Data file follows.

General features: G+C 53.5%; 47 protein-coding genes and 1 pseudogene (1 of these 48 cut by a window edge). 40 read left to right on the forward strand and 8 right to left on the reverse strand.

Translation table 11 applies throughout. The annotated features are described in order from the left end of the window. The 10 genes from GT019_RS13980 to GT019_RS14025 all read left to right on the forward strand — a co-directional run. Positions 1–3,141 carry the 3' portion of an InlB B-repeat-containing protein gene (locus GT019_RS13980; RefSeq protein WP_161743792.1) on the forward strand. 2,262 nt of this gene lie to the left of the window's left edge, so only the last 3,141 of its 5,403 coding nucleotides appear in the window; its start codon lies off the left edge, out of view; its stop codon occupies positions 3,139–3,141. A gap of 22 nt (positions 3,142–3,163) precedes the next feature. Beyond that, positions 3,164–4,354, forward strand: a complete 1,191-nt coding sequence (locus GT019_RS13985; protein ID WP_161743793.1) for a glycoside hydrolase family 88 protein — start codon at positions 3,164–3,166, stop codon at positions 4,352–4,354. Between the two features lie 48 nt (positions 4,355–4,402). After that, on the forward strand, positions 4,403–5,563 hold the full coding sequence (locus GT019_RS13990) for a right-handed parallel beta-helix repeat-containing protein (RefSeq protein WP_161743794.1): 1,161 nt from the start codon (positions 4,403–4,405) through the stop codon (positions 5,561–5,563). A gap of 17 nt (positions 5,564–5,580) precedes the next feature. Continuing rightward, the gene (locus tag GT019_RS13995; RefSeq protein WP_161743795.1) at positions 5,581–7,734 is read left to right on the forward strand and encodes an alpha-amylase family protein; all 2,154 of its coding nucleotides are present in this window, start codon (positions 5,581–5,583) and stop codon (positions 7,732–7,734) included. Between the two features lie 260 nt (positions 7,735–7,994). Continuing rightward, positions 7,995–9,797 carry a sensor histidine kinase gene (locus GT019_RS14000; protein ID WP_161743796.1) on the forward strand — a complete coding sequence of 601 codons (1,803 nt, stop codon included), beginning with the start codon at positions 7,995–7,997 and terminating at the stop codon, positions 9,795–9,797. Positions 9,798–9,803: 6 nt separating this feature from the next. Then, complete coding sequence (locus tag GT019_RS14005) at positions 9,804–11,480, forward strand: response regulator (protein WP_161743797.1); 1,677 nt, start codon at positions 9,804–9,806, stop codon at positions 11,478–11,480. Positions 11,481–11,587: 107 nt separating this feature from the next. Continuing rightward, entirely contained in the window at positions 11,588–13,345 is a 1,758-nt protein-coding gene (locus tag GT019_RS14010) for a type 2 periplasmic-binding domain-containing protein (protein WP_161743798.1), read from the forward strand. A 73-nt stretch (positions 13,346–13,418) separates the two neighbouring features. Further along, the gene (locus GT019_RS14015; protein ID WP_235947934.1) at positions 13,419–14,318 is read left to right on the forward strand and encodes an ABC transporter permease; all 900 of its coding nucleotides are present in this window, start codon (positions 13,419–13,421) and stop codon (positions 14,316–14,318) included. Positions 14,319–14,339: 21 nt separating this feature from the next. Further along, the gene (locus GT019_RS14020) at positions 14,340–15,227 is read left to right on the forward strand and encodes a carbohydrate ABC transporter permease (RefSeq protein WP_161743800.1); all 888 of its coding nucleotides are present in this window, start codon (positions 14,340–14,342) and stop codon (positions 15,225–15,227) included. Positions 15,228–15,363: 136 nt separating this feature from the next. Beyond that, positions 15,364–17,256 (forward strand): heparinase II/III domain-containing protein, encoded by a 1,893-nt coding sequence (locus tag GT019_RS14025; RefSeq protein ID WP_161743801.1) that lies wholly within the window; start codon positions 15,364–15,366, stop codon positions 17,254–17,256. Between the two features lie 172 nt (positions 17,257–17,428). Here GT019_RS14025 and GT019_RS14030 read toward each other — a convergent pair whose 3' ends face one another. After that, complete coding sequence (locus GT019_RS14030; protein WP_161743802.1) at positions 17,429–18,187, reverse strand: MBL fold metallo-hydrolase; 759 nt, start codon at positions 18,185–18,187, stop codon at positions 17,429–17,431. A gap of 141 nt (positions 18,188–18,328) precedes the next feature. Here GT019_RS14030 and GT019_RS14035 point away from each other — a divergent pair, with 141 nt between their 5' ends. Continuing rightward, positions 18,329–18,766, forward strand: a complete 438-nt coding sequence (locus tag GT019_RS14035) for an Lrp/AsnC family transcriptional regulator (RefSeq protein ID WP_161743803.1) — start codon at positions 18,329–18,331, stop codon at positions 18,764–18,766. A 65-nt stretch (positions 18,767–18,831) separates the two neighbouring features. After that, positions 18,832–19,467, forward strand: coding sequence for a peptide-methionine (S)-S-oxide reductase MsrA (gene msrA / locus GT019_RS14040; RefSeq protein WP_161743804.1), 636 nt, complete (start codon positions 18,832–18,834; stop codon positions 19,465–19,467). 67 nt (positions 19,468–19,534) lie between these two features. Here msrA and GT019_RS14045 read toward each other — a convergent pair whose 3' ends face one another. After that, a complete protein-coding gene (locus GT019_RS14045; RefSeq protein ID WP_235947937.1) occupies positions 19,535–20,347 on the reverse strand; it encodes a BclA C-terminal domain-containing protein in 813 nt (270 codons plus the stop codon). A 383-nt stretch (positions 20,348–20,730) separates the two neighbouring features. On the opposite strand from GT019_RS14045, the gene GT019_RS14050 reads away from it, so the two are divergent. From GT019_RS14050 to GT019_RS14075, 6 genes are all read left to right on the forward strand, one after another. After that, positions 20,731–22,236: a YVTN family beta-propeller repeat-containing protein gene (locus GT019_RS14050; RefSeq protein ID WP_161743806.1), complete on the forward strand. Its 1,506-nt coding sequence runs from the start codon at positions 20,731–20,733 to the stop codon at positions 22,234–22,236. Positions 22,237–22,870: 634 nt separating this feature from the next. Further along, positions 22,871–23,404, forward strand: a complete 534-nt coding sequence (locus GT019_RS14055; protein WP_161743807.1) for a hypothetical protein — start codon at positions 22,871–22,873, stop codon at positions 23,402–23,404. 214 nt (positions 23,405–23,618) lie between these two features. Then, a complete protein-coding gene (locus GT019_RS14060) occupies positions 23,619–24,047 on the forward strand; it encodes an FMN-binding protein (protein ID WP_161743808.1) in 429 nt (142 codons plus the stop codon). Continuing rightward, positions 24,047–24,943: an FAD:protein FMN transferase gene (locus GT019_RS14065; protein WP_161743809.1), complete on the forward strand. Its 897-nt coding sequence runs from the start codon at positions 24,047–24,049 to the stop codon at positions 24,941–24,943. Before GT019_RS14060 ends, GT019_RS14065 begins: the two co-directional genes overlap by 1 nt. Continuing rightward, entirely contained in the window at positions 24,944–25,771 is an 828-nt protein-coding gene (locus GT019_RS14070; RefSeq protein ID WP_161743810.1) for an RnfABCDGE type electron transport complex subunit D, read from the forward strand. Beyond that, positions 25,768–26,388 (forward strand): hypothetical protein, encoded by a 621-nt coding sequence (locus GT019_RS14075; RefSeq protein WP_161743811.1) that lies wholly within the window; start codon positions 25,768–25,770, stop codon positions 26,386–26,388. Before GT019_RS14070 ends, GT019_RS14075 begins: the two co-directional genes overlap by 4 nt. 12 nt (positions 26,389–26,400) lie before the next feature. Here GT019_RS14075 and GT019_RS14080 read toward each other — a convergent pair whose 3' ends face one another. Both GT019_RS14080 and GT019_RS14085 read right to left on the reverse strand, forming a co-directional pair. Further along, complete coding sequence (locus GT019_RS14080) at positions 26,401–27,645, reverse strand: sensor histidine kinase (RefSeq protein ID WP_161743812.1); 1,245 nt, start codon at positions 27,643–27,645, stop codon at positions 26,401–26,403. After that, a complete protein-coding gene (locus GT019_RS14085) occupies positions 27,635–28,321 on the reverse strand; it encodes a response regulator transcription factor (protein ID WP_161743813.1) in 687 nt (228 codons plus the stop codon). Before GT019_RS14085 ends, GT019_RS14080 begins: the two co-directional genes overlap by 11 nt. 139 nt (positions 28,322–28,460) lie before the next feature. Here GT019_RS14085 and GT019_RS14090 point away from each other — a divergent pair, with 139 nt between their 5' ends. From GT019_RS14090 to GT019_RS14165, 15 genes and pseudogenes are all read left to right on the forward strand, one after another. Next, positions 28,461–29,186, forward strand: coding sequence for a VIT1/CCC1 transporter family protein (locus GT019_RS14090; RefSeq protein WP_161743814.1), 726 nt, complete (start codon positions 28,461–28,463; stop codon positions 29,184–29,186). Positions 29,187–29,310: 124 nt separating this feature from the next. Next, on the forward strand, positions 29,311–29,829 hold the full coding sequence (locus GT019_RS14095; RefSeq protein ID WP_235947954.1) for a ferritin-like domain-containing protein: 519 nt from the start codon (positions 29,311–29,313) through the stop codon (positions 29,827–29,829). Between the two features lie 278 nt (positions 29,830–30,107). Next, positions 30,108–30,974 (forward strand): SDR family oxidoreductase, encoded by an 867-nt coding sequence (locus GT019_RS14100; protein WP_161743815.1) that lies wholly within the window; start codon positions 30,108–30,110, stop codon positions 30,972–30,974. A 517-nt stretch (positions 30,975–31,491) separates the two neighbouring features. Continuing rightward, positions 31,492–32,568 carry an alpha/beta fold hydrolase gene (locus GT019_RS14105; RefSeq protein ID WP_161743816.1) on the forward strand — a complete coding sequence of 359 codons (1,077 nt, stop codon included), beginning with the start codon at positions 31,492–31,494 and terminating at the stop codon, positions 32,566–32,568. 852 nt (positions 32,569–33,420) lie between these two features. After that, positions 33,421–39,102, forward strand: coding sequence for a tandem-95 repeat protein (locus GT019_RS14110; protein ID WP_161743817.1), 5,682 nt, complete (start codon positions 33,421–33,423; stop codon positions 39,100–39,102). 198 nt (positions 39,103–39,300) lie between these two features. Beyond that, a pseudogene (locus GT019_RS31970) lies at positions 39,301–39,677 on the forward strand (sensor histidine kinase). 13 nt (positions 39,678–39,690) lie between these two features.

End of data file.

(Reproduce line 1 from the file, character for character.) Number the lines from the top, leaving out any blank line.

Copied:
General features: G+C 53.5%; 47 protein-coding genes and 1 pseudogene (1 of these 48 cut by a window edge). 40 read left to right on the forward strand and 8 right to left on the reverse strand.